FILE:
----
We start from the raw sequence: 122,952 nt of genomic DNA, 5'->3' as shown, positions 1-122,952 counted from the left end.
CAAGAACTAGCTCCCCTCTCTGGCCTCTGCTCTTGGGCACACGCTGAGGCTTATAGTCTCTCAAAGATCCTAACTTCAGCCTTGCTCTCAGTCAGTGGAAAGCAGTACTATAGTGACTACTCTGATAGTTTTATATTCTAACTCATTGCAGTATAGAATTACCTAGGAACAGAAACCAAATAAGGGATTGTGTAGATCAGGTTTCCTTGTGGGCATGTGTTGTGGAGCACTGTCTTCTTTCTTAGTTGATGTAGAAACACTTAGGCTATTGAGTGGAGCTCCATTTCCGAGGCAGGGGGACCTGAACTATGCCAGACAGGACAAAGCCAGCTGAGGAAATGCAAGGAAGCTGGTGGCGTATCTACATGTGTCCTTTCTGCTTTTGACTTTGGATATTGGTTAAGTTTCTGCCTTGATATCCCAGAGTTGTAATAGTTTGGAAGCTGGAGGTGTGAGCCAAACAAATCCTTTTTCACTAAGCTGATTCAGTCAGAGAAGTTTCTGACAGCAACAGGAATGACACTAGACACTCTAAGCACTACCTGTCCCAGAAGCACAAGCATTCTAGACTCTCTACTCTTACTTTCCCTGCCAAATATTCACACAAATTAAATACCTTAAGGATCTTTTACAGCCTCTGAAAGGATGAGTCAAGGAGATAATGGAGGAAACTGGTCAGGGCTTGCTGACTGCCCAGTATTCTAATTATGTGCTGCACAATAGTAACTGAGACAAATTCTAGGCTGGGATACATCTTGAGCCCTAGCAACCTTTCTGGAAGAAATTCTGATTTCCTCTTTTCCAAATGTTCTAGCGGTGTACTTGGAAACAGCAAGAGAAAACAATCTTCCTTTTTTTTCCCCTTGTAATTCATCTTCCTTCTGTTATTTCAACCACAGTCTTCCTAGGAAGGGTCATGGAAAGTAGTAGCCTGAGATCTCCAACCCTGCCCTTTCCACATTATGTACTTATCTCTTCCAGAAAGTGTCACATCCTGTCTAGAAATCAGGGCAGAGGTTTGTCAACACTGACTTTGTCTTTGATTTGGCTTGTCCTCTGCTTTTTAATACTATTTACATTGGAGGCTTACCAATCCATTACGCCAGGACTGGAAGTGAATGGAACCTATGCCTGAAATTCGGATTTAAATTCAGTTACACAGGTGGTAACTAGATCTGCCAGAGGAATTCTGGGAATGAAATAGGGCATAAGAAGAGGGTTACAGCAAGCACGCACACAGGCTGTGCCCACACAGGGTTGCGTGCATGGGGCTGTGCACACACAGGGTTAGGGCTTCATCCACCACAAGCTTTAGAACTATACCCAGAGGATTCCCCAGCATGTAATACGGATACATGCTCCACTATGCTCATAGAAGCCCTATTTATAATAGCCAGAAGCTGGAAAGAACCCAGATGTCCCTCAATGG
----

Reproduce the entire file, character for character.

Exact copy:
We start from the raw sequence: 122,952 nt of genomic DNA, 5'->3' as shown, positions 1-122,952 counted from the left end.
CAAGAACTAGCTCCCCTCTCTGGCCTCTGCTCTTGGGCACACGCTGAGGCTTATAGTCTCTCAAAGATCCTAACTTCAGCCTTGCTCTCAGTCAGTGGAAAGCAGTACTATAGTGACTACTCTGATAGTTTTATATTCTAACTCATTGCAGTATAGAATTACCTAGGAACAGAAACCAAATAAGGGATTGTGTAGATCAGGTTTCCTTGTGGGCATGTGTTGTGGAGCACTGTCTTCTTTCTTAGTTGATGTAGAAACACTTAGGCTATTGAGTGGAGCTCCATTTCCGAGGCAGGGGGACCTGAACTATGCCAGACAGGACAAAGCCAGCTGAGGAAATGCAAGGAAGCTGGTGGCGTATCTACATGTGTCCTTTCTGCTTTTGACTTTGGATATTGGTTAAGTTTCTGCCTTGATATCCCAGAGTTGTAATAGTTTGGAAGCTGGAGGTGTGAGCCAAACAAATCCTTTTTCACTAAGCTGATTCAGTCAGAGAAGTTTCTGACAGCAACAGGAATGACACTAGACACTCTAAGCACTACCTGTCCCAGAAGCACAAGCATTCTAGACTCTCTACTCTTACTTTCCCTGCCAAATATTCACACAAATTAAATACCTTAAGGATCTTTTACAGCCTCTGAAAGGATGAGTCAAGGAGATAATGGAGGAAACTGGTCAGGGCTTGCTGACTGCCCAGTATTCTAATTATGTGCTGCACAATAGTAACTGAGACAAATTCTAGGCTGGGATACATCTTGAGCCCTAGCAACCTTTCTGGAAGAAATTCTGATTTCCTCTTTTCCAAATGTTCTAGCGGTGTACTTGGAAACAGCAAGAGAAAACAATCTTCCTTTTTTTTCCCCTTGTAATTCATCTTCCTTCTGTTATTTCAACCACAGTCTTCCTAGGAAGGGTCATGGAAAGTAGTAGCCTGAGATCTCCAACCCTGCCCTTTCCACATTATGTACTTATCTCTTCCAGAAAGTGTCACATCCTGTCTAGAAATCAGGGCAGAGGTTTGTCAACACTGACTTTGTCTTTGATTTGGCTTGTCCTCTGCTTTTTAATACTATTTACATTGGAGGCTTACCAATCCATTACGCCAGGACTGGAAGTGAATGGAACCTATGCCTGAAATTCGGATTTAAATTCAGTTACACAGGTGGTAACTAGATCTGCCAGAGGAATTCTGGGAATGAAATAGGGCATAAGAAGAGGGTTACAGCAAGCACGCACACAGGCTGTGCCCACACAGGGTTGCGTGCATGGGGCTGTGCACACACAGGGTTAGGGCTTCATCCACCACAAGCTTTAGAACTATACCCAGAGGATTCCCCAGCATGTAATACGGATACATGCTCCACTATGCTCATAGAAGCCCTATTTATAATAGCCAGAAGCTGGAAAGAACCCAGATGTCCCTCAATGG